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Re: Testing Sandforce SSD

From: Matthew Wakeling <matthew(at)flymine(dot)org>
To: Greg Smith <greg(at)2ndquadrant(dot)com>
Cc: Yeb Havinga <yebhavinga(at)gmail(dot)com>, pgsql-performance(at)postgresql(dot)org
Subject: Re: Testing Sandforce SSD
Date: 2010-07-26 15:42:48
Message-ID: alpine.DEB.2.00.1007261632380.20471@aragorn.flymine.org (view raw or flat)
Thread:
Lists: pgsql-performance
On Mon, 26 Jul 2010, Greg Smith wrote:
> Matthew Wakeling wrote:
>> Does your latency graph really have milliseconds as the y axis? If so, this 
>> device is really slow - some requests have a latency of more than a second!
>
> Have you tried that yourself?  If you generate one of those with standard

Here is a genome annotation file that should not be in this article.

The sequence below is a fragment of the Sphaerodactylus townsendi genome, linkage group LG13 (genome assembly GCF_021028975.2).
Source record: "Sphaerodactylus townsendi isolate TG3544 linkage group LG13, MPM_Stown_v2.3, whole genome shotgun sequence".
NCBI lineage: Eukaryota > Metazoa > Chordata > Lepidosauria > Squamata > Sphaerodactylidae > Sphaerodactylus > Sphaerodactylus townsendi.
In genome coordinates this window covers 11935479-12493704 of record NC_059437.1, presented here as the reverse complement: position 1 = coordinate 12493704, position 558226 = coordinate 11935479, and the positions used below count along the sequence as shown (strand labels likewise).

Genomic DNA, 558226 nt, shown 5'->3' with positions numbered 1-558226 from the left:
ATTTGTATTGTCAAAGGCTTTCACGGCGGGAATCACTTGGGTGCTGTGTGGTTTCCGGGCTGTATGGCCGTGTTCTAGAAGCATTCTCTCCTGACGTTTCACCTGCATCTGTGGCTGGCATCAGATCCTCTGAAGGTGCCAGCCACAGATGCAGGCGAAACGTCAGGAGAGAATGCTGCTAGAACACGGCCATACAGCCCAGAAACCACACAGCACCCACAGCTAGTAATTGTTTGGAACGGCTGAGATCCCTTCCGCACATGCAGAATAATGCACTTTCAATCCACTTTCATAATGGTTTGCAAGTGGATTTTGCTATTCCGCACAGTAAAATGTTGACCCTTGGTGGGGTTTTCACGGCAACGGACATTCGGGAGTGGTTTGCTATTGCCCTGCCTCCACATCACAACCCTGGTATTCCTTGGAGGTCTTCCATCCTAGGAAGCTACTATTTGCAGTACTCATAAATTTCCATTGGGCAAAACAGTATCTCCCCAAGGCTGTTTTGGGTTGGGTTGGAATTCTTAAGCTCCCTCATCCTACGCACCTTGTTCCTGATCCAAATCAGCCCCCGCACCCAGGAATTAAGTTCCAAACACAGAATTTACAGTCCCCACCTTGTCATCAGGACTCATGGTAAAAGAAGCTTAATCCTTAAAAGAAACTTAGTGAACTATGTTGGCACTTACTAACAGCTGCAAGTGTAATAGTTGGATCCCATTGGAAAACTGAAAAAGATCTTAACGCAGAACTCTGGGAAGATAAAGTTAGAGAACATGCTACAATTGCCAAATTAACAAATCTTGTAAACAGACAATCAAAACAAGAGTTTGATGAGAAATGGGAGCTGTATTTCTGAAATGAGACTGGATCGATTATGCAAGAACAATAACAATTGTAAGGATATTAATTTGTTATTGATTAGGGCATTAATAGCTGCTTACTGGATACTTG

> hard drives and a BBWC under Linux, I expect you'll discover those latencies 
> to be >5 seconds long.  I recently saw >100 *seconds* running a large pgbench 
> test due to latency flushing things to disk, on a system with 72GB of RAM. 
> Takes a long time to flush >3GB of random I/O out to disk when the kernel 
> will happily cache that many writes until checkpoint time.

Apologies, I was interpreting the graph as the latency of the device, not 
all the layers in-between as well. There isn't any indication in the email 
with the graph as to what the test conditions or software are. Obviously 
if you factor in checkpoints and the OS writing out everything, then you 
would have to expect some large latency operations. However, if the device 
itself behaved as in the graph, I would be most unhappy and send it back.

Yeb also made the point - there are far too many points on that graph to 
really tell what the average latency is. It'd be instructive to have a few 
figures, like "only x% of requests took longer than y".

Matthew

-- 
 I wouldn't be so paranoid if you weren't all out to get me!!

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